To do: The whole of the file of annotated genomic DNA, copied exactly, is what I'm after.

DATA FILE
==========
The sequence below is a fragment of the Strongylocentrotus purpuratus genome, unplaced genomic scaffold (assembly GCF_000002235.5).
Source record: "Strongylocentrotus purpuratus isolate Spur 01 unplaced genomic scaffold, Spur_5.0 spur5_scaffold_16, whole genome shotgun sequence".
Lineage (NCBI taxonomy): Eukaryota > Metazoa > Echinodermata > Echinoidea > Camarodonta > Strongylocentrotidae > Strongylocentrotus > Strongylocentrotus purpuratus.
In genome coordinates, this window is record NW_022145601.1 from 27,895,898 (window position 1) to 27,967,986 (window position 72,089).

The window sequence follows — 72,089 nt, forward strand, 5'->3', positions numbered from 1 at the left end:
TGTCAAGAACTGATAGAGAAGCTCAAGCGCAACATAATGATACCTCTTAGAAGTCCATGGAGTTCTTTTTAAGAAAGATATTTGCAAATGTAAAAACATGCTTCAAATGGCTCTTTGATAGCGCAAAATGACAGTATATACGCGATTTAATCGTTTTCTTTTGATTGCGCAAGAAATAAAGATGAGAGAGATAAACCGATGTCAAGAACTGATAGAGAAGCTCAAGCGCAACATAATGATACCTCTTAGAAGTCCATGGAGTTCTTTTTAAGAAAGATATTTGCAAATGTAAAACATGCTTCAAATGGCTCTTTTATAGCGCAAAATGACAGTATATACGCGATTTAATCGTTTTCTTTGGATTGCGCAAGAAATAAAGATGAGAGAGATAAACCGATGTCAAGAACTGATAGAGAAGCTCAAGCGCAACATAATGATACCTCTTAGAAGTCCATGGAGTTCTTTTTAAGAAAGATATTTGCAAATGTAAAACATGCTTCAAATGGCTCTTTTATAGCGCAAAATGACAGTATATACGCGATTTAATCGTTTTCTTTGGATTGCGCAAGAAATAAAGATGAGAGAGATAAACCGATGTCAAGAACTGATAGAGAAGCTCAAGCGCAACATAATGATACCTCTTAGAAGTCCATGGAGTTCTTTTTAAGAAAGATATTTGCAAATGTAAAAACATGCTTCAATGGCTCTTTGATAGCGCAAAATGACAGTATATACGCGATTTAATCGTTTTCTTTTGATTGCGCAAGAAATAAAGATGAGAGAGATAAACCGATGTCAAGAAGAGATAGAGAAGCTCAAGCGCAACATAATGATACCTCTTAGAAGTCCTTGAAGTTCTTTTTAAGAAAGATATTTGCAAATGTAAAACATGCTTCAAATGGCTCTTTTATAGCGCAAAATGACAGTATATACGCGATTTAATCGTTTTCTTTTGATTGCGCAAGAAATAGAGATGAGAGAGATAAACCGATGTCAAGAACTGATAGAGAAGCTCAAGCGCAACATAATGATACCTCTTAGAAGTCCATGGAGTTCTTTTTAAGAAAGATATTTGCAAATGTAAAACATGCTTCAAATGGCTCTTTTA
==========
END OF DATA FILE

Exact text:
The sequence below is a fragment of the Strongylocentrotus purpuratus genome, unplaced genomic scaffold (assembly GCF_000002235.5).
Source record: "Strongylocentrotus purpuratus isolate Spur 01 unplaced genomic scaffold, Spur_5.0 spur5_scaffold_16, whole genome shotgun sequence".
Lineage (NCBI taxonomy): Eukaryota > Metazoa > Echinodermata > Echinoidea > Camarodonta > Strongylocentrotidae > Strongylocentrotus > Strongylocentrotus purpuratus.
In genome coordinates, this window is record NW_022145601.1 from 27,895,898 (window position 1) to 27,967,986 (window position 72,089).

The window sequence follows — 72,089 nt, forward strand, 5'->3', positions numbered from 1 at the left end:
TGTCAAGAACTGATAGAGAAGCTCAAGCGCAACATAATGATACCTCTTAGAAGTCCATGGAGTTCTTTTTAAGAAAGATATTTGCAAATGTAAAAACATGCTTCAAATGGCTCTTTGATAGCGCAAAATGACAGTATATACGCGATTTAATCGTTTTCTTTTGATTGCGCAAGAAATAAAGATGAGAGAGATAAACCGATGTCAAGAACTGATAGAGAAGCTCAAGCGCAACATAATGATACCTCTTAGAAGTCCATGGAGTTCTTTTTAAGAAAGATATTTGCAAATGTAAAACATGCTTCAAATGGCTCTTTTATAGCGCAAAATGACAGTATATACGCGATTTAATCGTTTTCTTTGGATTGCGCAAGAAATAAAGATGAGAGAGATAAACCGATGTCAAGAACTGATAGAGAAGCTCAAGCGCAACATAATGATACCTCTTAGAAGTCCATGGAGTTCTTTTTAAGAAAGATATTTGCAAATGTAAAACATGCTTCAAATGGCTCTTTTATAGCGCAAAATGACAGTATATACGCGATTTAATCGTTTTCTTTGGATTGCGCAAGAAATAAAGATGAGAGAGATAAACCGATGTCAAGAACTGATAGAGAAGCTCAAGCGCAACATAATGATACCTCTTAGAAGTCCATGGAGTTCTTTTTAAGAAAGATATTTGCAAATGTAAAAACATGCTTCAATGGCTCTTTGATAGCGCAAAATGACAGTATATACGCGATTTAATCGTTTTCTTTTGATTGCGCAAGAAATAAAGATGAGAGAGATAAACCGATGTCAAGAAGAGATAGAGAAGCTCAAGCGCAACATAATGATACCTCTTAGAAGTCCTTGAAGTTCTTTTTAAGAAAGATATTTGCAAATGTAAAACATGCTTCAAATGGCTCTTTTATAGCGCAAAATGACAGTATATACGCGATTTAATCGTTTTCTTTTGATTGCGCAAGAAATAGAGATGAGAGAGATAAACCGATGTCAAGAACTGATAGAGAAGCTCAAGCGCAACATAATGATACCTCTTAGAAGTCCATGGAGTTCTTTTTAAGAAAGATATTTGCAAATGTAAAACATGCTTCAAATGGCTCTTTTA